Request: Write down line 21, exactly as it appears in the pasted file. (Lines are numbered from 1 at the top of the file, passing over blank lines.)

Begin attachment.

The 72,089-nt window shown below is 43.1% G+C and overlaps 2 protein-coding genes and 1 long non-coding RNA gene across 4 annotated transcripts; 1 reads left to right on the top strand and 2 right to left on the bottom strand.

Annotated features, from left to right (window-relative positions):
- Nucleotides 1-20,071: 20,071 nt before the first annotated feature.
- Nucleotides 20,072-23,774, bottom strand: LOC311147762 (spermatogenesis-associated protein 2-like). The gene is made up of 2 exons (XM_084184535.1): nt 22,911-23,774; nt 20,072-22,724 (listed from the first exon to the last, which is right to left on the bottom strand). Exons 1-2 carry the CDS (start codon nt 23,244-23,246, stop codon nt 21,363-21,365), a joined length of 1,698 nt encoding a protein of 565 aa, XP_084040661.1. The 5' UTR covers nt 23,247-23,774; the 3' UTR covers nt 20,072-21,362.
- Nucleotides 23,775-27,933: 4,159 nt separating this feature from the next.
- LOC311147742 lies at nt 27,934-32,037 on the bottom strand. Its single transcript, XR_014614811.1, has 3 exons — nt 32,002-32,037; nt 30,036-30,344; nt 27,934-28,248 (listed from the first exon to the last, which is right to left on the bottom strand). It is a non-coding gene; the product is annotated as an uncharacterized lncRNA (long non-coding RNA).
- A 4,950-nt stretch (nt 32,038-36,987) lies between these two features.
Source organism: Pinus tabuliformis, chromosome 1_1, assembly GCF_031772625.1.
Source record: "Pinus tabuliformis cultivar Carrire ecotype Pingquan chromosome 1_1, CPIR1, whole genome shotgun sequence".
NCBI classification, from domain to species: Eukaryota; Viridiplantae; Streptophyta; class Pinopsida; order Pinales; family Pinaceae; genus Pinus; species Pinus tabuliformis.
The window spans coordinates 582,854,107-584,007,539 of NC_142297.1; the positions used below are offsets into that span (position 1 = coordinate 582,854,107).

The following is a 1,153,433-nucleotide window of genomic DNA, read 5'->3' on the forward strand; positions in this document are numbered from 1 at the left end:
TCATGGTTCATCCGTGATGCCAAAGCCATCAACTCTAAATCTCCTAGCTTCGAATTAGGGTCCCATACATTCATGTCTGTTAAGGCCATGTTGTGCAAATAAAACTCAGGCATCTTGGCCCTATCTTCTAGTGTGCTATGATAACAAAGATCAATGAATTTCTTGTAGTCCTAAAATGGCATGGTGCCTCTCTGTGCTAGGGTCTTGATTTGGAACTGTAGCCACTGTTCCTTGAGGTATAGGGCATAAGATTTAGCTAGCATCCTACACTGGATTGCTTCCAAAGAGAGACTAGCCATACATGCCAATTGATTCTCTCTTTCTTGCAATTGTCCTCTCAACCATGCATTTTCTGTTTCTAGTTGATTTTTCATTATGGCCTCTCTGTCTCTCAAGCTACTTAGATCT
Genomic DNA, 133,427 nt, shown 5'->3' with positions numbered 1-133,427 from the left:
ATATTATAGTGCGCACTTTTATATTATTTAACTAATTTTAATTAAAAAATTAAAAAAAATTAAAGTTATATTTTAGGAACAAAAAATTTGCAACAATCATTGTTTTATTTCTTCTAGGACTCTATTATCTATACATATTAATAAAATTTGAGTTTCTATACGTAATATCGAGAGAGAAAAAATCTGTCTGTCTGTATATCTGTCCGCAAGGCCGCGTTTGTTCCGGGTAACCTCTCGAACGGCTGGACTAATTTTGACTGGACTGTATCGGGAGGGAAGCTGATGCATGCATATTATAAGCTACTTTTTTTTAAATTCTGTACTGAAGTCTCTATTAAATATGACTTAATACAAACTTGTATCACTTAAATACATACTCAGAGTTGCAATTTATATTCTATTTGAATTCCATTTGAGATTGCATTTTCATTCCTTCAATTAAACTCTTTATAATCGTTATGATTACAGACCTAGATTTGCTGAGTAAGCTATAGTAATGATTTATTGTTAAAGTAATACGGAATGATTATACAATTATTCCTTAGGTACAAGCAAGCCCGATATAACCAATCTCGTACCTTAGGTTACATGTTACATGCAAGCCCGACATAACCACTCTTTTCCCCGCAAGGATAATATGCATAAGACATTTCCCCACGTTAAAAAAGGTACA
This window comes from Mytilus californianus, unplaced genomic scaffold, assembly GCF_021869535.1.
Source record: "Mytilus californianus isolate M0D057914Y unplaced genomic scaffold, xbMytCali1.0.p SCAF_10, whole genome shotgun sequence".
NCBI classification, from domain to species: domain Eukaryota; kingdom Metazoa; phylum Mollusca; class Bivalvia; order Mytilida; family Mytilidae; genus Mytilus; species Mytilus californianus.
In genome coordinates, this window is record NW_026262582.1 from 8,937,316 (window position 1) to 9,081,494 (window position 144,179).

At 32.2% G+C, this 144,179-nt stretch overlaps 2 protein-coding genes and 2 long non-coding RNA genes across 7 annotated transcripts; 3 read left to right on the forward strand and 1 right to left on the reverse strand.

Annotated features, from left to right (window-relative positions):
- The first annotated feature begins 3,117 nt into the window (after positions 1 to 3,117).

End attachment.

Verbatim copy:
Annotated features, from left to right (window-relative positions):